The signatures are followed on ff. 9r-11r by five complete letters. Inside the front cover is a letter to the College Librarian from the donor. See the individual descriptions for details.

Coggin, Henry (1823-1912), accounts clerk
Add. MS a/688 · Item · June 1915
Part of Additional Manuscripts a

Presentation album of 13 mounted black and white photographs taken by J. Palmer Clarke at the beginning of World War I, showing images of nurses and soldiers posed in Nevile's Court, the cloisters of Nevile's Court while serving as a hospital, with images of sick and wounded solders in beds, on the lawn beyond, and on the lawn and in tents in the North and South Paddocks on the Backs, with one image in New Court, possibly of the arrival of the first patient. Presented in an album with the following in gold lettering on the front: "Presented to the Library of Trinity College, Cambridge by the Officer Commanding, the Registrar and the Quartermaster of the 1st Eastern General Hospital T.F., June 16, 1915."

Accompanied by a letter from the Officers of the 1st Eastern General Hospital presenting a silver cup in commemoration of September and October 1914, when the sick and wounded soldiers were treated in Nevile's Court. The letter is signed by sixteen men, including Col. Joseph Griffths, Officer Commanding, Major F. E. Apthorpe Webb, Registrar, Lieut. Reg. H. Porter, Quartermaster, Lt. Col. Frederick Deighton, Lt. Col. Laurence Humphry, and Lt. Col. G. Sims Woodhead.

Griffiths, Joseph (1863-1945), pathologist, Commanding Officer of the First Eastern General Hospital
SMIH/10/2 · Item · Nov. 1895
Part of Papers of Sir Henry Babington Smith

The title stamped on the cover, partly in capitals, is 'Visit of their Excellencies | The Viceroy and the Countess of Elgin | to Gwalior | November 1895.' In the bottom two corners of the frame containing the title are stamped, in capitals, 'Herzog and Higgins,' and 'Mhow, C. I. [i.e. Central India]', and on the binding inside the front cover is stamped, in capitals, 'Byculla Press, Bombay.'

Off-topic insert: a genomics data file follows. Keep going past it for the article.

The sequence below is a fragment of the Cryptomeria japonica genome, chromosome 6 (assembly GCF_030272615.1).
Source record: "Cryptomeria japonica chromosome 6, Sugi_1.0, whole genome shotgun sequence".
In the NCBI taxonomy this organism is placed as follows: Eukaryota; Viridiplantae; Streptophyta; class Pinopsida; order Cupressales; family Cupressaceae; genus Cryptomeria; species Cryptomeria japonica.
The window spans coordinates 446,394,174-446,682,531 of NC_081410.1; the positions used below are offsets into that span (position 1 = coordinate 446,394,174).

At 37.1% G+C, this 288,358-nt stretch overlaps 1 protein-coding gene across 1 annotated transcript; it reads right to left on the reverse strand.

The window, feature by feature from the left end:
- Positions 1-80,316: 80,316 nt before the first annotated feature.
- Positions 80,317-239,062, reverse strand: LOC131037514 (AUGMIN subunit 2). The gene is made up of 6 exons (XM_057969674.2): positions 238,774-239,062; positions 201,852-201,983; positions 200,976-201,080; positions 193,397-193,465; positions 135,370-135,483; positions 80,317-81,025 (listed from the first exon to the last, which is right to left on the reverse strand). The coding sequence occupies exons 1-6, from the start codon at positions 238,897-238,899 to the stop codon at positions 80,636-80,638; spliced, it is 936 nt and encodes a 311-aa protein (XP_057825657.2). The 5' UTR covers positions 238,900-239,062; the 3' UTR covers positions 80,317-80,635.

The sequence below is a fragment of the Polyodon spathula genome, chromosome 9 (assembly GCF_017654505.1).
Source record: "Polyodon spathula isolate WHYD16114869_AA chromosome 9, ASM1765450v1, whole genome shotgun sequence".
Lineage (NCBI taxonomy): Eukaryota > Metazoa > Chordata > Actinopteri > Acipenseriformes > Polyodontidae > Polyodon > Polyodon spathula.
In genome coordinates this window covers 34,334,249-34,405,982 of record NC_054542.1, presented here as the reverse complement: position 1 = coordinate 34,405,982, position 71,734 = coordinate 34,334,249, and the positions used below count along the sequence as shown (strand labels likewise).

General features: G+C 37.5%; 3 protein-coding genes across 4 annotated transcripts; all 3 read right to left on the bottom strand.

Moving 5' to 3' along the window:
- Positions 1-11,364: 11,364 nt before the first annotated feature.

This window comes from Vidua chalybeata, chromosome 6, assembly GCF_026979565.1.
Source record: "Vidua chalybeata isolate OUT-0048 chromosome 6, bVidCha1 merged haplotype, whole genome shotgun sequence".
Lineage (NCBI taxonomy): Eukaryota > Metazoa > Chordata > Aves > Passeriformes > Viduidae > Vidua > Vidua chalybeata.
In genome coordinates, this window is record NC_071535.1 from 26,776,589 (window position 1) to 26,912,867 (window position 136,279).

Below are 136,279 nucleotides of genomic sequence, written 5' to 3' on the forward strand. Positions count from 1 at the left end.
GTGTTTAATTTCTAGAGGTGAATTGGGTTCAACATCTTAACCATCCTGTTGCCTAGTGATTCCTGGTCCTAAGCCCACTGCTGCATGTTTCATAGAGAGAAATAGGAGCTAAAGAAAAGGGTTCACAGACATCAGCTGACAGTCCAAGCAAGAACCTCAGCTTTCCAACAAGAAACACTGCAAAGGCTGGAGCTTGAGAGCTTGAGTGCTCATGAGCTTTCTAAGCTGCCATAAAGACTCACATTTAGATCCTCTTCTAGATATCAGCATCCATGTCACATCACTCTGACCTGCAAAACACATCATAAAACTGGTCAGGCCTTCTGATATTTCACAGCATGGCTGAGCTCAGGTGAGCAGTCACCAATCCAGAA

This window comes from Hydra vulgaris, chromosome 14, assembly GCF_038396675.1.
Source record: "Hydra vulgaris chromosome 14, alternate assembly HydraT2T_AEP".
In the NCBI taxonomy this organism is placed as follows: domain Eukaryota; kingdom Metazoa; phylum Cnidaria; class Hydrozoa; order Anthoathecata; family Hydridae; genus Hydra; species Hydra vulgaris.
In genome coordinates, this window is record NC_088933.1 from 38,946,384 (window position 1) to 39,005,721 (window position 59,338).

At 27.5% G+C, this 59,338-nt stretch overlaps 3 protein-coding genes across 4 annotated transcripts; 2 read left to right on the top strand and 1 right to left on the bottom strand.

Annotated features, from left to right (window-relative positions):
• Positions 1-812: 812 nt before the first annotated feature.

On the back of the front flyleaf is written, 'From | Madhorao Scindia | Gwalior 1896'.

There is a single photograph pasted on each page. In four instances (see pp. 16-17, 22-3, 26-7, and 46-7) pairs of photographs are arranged side-by-side to form a single panorama. Slips bearing typed captions, all in capitals, are pasted below the photographs on pp. 10-50.

Add. MS a/631 · Item · 1882-1950
Part of Additional Manuscripts a

Twenty-two poems in Arthur Munby's hand, written to and about his wife Hannah Cullwick, with 4 postcards sent to her by Munby, and two newscuttings about their relationship.

There are twenty complete poems and two fragments in Munby's hand, fair copies evidently meant for presentation to Hannah, with a few carrying his emendations. Sixteen of the poems are dated, from 19 August 1882 (Munby's 54th birthday) to Christmas 1900. Poems include "To my Hannah, Christmas 1884"; "A servant-wife", Feb. 1886; "Weerin o Glooves", one of two complete dialect poems, this dated 18 Feb. 1887; "Bonne à toute faire", a poem of 60 stanzas dated 29 Jan. 1888; "Ann Lee", another dialect poem dated 16 Feb. 1888; "De haut en bas", a poem of 51 stanzas dated 27 Feb. 1888; "In our Cottage", a sonnet dated 16 Dec. 1895; "To my Hannah for her 65th Birthday"; "For Hannah, New Year 1901" with a pencilled note that the poem refers to her as Hannah Lee 'cause Cullwick winna rime'; an untitled poem of 160 lines written in ink and in pencil, with each of the 40 stanzas ending 'My Hannah'; an untitled poem in 14 stanzas with 3 stanzas written at the end under the heading 'Left out'; and an untitled sonnet beginning 'Others may scorn thy rough laborious life'.

The four postcards are written in French in Arthur Munby's hand, to "Chérie" and signed "M", and are dated 1886-1890. The first two postcards are addressed to Hannah Munby at Charles Gibbs's in Brearly and G. Gibbs in Wolverhampton, and two from Feb. and Nov. 1890 are to Hannah at Hadley. Munby asks for news, is pleased she likes his gifts, urges her to take care of her health, rejects her protest that she has nothing to write about and asks her to describe her work, and reflects on the difference between a lady and a servant, writing 'mais moi, c'est toujours ma servante que j'aime, et qui est ma femme aussi'.

Accompanied by two newscuttings, one from News of the World, [1910] headed "Poet's Romance. Wife Who Would Not Be a Lady. Rich Man's Visits to Humble Cottage", and another from the Cambridge Daily News 14 Jan. 1950 headed "Trinity's 40-Years-Old Mystery Box" about opening the Munby papers after 40 years.

Munby, Arthur Joseph (1828-1910), diarist and civil servant